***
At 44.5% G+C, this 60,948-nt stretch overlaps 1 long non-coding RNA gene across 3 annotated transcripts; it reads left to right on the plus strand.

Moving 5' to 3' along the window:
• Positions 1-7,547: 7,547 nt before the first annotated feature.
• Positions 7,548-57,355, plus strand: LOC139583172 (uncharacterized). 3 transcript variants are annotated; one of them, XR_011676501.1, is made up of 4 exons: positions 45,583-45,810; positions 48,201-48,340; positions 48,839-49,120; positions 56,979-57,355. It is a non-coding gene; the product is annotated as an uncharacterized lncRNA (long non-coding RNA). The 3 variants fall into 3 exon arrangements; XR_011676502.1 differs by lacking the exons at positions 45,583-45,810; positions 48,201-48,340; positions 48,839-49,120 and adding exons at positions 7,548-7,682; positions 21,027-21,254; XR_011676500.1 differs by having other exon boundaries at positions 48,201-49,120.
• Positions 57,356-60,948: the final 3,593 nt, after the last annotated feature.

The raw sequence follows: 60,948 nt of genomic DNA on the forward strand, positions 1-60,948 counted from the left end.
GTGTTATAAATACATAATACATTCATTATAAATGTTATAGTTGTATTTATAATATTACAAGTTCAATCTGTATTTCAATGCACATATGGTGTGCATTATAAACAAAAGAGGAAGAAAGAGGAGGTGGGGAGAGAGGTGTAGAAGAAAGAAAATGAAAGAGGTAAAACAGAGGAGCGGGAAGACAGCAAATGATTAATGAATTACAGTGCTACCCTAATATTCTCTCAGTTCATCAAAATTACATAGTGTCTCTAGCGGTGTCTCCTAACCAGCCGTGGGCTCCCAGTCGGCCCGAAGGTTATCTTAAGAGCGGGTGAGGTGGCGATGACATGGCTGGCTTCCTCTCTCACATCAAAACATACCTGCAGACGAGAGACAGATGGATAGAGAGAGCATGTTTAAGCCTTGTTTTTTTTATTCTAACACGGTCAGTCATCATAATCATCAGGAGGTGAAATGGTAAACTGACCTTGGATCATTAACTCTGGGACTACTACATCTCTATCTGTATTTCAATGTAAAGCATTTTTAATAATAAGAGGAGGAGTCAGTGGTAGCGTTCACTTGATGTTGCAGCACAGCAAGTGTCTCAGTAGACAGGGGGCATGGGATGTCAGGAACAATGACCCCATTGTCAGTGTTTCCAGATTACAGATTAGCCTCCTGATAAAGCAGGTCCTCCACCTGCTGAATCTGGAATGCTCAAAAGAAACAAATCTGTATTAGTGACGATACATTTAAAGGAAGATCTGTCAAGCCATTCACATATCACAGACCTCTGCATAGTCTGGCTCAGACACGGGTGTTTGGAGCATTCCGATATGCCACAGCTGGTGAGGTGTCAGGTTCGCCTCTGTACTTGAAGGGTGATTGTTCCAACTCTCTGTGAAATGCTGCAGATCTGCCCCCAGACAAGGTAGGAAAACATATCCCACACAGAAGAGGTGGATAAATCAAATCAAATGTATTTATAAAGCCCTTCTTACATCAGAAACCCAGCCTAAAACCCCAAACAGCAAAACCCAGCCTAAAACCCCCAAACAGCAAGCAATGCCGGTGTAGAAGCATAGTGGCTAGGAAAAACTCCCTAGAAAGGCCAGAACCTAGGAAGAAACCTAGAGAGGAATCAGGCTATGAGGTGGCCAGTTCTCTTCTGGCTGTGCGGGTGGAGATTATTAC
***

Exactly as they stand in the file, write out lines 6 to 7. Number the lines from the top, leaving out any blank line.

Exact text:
The raw sequence follows: 60,948 nt of genomic DNA on the forward strand, positions 1-60,948 counted from the left end.
GTGTTATAAATACATAATACATTCATTATAAATGTTATAGTTGTATTTATAATATTACAAGTTCAATCTGTATTTCAATGCACATATGGTGTGCATTATAAACAAAAGAGGAAGAAAGAGGAGGTGGGGAGAGAGGTGTAGAAGAAAGAAAATGAAAGAGGTAAAACAGAGGAGCGGGAAGACAGCAAATGATTAATGAATTACAGTGCTACCCTAATATTCTCTCAGTTCATCAAAATTACATAGTGTCTCTAGCGGTGTCTCCTAACCAGCCGTGGGCTCCCAGTCGGCCCGAAGGTTATCTTAAGAGCGGGTGAGGTGGCGATGACATGGCTGGCTTCCTCTCTCACATCAAAACATACCTGCAGACGAGAGACAGATGGATAGAGAGAGCATGTTTAAGCCTTGTTTTTTTTATTCTAACACGGTCAGTCATCATAATCATCAGGAGGTGAAATGGTAAACTGACCTTGGATCATTAACTCTGGGACTACTACATCTCTATCTGTATTTCAATGTAAAGCATTTTTAATAATAAGAGGAGGAGTCAGTGGTAGCGTTCACTTGATGTTGCAGCACAGCAAGTGTCTCAGTAGACAGGGGGCATGGGATGTCAGGAACAATGACCCCATTGTCAGTGTTTCCAGATTACAGATTAGCCTCCTGATAAAGCAGGTCCTCCACCTGCTGAATCTGGAATGCTCAAAAGAAACAAATCTGTATTAGTGACGATACATTTAAAGGAAGATCTGTCAAGCCATTCACATATCACAGACCTCTGCATAGTCTGGCTCAGACACGGGTGTTTGGAGCATTCCGATATGCCACAGCTGGTGAGGTGTCAGGTTCGCCTCTGTACTTGAAGGGTGATTGTTCCAACTCTCTGTGAAATGCTGCAGATCTGCCCCCAGACAAGGTAGGAAAACATATCCCACACAGAAGAGGTGGATAAATCAAATCAAATGTATTTATAAAGCCCTTCTTACATCAGAAACCCAGCCTAAAACCCCAAACAGCAAAACCCAGCCTAAAACCCCCAAACAGCAAGCAATGCCGGTGTAGAAGCATAGTGGCTAGGAAAAACTCCCTAGAAAGGCCAGAACCTAGGAAGAAACCTAGAGAGGAATCAGGCTATGAGGTGGCCAGTTCTCTTCTGGCTGTGCGGGTGGAGATTATTAC